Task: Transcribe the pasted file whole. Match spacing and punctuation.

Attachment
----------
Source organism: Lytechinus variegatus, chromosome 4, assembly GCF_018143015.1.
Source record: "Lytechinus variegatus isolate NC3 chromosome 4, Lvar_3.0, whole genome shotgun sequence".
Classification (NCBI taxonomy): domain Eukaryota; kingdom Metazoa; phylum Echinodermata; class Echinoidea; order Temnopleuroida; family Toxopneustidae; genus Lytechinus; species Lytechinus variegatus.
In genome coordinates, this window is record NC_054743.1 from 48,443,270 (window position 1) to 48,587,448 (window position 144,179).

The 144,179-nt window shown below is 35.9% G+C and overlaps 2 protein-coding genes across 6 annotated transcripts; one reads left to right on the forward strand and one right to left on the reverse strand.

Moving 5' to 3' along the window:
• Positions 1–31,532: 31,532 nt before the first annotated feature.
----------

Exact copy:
Source organism: Lytechinus variegatus, chromosome 4, assembly GCF_018143015.1.
Source record: "Lytechinus variegatus isolate NC3 chromosome 4, Lvar_3.0, whole genome shotgun sequence".
Classification (NCBI taxonomy): domain Eukaryota; kingdom Metazoa; phylum Echinodermata; class Echinoidea; order Temnopleuroida; family Toxopneustidae; genus Lytechinus; species Lytechinus variegatus.
In genome coordinates, this window is record NC_054743.1 from 48,443,270 (window position 1) to 48,587,448 (window position 144,179).

The 144,179-nt window shown below is 35.9% G+C and overlaps 2 protein-coding genes across 6 annotated transcripts; one reads left to right on the forward strand and one right to left on the reverse strand.

Moving 5' to 3' along the window:
• Positions 1–31,532: 31,532 nt before the first annotated feature.